It ranked well on the other existing site, but never like on the original. I left it there for quite some time (a few years). It ranked, but not well on the new domain. After two weeks back on the original (if that) it was ranked back at number one for the keyword phrase I judged it by. Now wikipedia beats it, but number 2 is better than it was on the other domains.
That's my experience with one page. Hope it helps.
| 5:31 pm on Jul 20, 2014 (gmt 0)|
Thanks so much, LittleLucky.
I really appreciate sharing your experience. I assume not a lot of people have done it.
The one wrench in the works is that Site B was hit by Penguin (but oddly enough recovered most of its traffic with Panda 4 - I basically just used the disavow file since I didn't have any access to remove backlinks.)
So if I move those pages back to site A, should I 301 redirect them FROM Site B back to the original on Site A and POSSIBLY risk bringing whatever residual Penguin algo artifacts over to Site A?
| 2:47 am on Jul 21, 2014 (gmt 0)|
I created my original site in 2000. It's a dinosaur--just like me, lol. I've never used redirects because I didn't understand them. My experience has always been that if I take pages off of the site for whatever reason, either to put them on another site or because I'm changing things around, and then I return them, they go right back to where they were and very quickly, too.
If it were me, I would move everything back without the redirects. I don't know much about Penguin, but isn't that supposed to penalize unnatural links? If you put them back on site A, they will be the old urls again, right? Without the links to them? Don't go by me, because I am really not technical.
I can just never make up my mind, so I create new sites and move my pages all the time. I believe the age of my first site matters. I think the age of your first site will matter, too. Not that traffic will ever be like it was way back when, but I think the pages will rank better than they are now.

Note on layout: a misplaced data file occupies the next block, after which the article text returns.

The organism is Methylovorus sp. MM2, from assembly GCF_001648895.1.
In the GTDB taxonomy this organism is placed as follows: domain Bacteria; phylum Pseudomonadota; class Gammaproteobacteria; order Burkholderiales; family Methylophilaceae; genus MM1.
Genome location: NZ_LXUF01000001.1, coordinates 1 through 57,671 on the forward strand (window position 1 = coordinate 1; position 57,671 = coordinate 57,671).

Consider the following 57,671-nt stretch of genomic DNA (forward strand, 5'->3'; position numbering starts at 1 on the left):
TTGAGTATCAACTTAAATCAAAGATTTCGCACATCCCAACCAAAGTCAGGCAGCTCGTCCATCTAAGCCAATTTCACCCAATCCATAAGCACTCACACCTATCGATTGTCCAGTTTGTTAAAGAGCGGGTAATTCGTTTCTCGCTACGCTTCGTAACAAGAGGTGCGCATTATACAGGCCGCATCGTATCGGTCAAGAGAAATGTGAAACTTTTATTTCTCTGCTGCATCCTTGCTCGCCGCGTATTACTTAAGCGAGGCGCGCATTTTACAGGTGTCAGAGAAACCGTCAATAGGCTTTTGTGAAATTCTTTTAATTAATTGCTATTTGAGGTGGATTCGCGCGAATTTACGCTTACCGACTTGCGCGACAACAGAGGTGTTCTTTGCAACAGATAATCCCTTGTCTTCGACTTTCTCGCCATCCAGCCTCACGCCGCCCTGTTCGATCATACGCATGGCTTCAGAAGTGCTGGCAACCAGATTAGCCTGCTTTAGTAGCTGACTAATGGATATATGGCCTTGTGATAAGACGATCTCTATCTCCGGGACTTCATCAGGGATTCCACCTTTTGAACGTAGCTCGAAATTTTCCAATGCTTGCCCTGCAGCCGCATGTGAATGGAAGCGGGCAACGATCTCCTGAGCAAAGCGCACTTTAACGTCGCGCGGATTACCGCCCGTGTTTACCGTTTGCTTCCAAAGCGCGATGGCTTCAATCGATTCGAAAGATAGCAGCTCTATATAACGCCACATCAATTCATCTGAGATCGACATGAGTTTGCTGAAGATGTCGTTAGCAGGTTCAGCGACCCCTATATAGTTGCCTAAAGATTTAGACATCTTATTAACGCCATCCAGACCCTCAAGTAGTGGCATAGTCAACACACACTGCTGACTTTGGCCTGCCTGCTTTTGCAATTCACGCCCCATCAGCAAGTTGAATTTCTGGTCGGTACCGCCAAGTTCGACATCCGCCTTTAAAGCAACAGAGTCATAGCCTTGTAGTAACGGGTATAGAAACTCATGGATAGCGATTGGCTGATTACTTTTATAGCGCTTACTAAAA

As you can see by this post, I really don't know much--that's why I read here and don't contribute. But I do know about how my pages acted and I would not be concerned at all about recombining my sites with no redirects.
| 4:02 am on Jul 21, 2014 (gmt 0)|
Hi there, Little Lucky:
Again, thanks so much for sharing your experience.
I understand you aren't too concerned about the technical minutia, but there are a few things that are kind of interesting about this too.
First thing is that aside from you and I, doesn't seem like there are too many people interested in doing this kind of thing. When I searched for "recombine two split domains," the only results I got from google were for "Recombining DNA"
Second thing is, while there is the possibility a penguin penalty might follow a 301 redirect, this morning (by accident) I ran into a video where John Mueller of google said sometimes that moving a site to a whole new domain WITHOUT doing redirect might result in the penalty carrying over.
It sounded like what he was saying is that sometimes people move their domains for one reason or another (maybe they bought a better domain name or something) and they accidentally forgot to do 301 redirects. So google tries and helps them by automatically assuming that the new site should have the same kind of history (and links) as the old one.